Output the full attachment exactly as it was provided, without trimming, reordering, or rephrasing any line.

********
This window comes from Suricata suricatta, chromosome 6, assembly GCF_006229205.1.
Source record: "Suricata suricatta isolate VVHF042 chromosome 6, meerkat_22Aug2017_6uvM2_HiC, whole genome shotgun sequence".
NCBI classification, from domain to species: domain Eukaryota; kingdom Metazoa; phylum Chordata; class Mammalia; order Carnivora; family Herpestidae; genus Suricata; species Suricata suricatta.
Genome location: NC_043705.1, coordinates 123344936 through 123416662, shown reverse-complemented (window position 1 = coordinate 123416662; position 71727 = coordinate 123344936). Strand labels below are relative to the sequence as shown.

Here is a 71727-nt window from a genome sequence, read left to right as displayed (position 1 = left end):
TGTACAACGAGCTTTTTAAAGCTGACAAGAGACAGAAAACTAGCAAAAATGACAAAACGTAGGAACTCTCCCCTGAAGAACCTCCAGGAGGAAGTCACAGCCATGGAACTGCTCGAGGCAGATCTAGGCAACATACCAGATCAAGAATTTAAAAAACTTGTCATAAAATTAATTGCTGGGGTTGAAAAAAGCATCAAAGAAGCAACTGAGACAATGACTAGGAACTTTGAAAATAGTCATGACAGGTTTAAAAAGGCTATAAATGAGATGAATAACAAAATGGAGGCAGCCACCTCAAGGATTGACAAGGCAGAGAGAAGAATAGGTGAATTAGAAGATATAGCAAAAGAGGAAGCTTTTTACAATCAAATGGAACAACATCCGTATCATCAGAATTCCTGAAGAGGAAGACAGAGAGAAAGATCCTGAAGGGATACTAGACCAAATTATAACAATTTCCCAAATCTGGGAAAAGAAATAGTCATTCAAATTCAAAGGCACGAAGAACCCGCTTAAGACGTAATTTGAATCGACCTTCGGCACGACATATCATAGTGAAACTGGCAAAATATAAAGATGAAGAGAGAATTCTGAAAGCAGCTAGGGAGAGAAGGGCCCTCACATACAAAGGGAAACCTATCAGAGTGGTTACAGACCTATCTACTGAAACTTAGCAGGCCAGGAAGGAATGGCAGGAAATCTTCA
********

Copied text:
This window comes from Suricata suricatta, chromosome 6, assembly GCF_006229205.1.
Source record: "Suricata suricatta isolate VVHF042 chromosome 6, meerkat_22Aug2017_6uvM2_HiC, whole genome shotgun sequence".
NCBI classification, from domain to species: domain Eukaryota; kingdom Metazoa; phylum Chordata; class Mammalia; order Carnivora; family Herpestidae; genus Suricata; species Suricata suricatta.
Genome location: NC_043705.1, coordinates 123344936 through 123416662, shown reverse-complemented (window position 1 = coordinate 123416662; position 71727 = coordinate 123344936). Strand labels below are relative to the sequence as shown.

Here is a 71727-nt window from a genome sequence, read left to right as displayed (position 1 = left end):
TGTACAACGAGCTTTTTAAAGCTGACAAGAGACAGAAAACTAGCAAAAATGACAAAACGTAGGAACTCTCCCCTGAAGAACCTCCAGGAGGAAGTCACAGCCATGGAACTGCTCGAGGCAGATCTAGGCAACATACCAGATCAAGAATTTAAAAAACTTGTCATAAAATTAATTGCTGGGGTTGAAAAAAGCATCAAAGAAGCAACTGAGACAATGACTAGGAACTTTGAAAATAGTCATGACAGGTTTAAAAAGGCTATAAATGAGATGAATAACAAAATGGAGGCAGCCACCTCAAGGATTGACAAGGCAGAGAGAAGAATAGGTGAATTAGAAGATATAGCAAAAGAGGAAGCTTTTTACAATCAAATGGAACAACATCCGTATCATCAGAATTCCTGAAGAGGAAGACAGAGAGAAAGATCCTGAAGGGATACTAGACCAAATTATAACAATTTCCCAAATCTGGGAAAAGAAATAGTCATTCAAATTCAAAGGCACGAAGAACCCGCTTAAGACGTAATTTGAATCGACCTTCGGCACGACATATCATAGTGAAACTGGCAAAATATAAAGATGAAGAGAGAATTCTGAAAGCAGCTAGGGAGAGAAGGGCCCTCACATACAAAGGGAAACCTATCAGAGTGGTTACAGACCTATCTACTGAAACTTAGCAGGCCAGGAAGGAATGGCAGGAAATCTTCA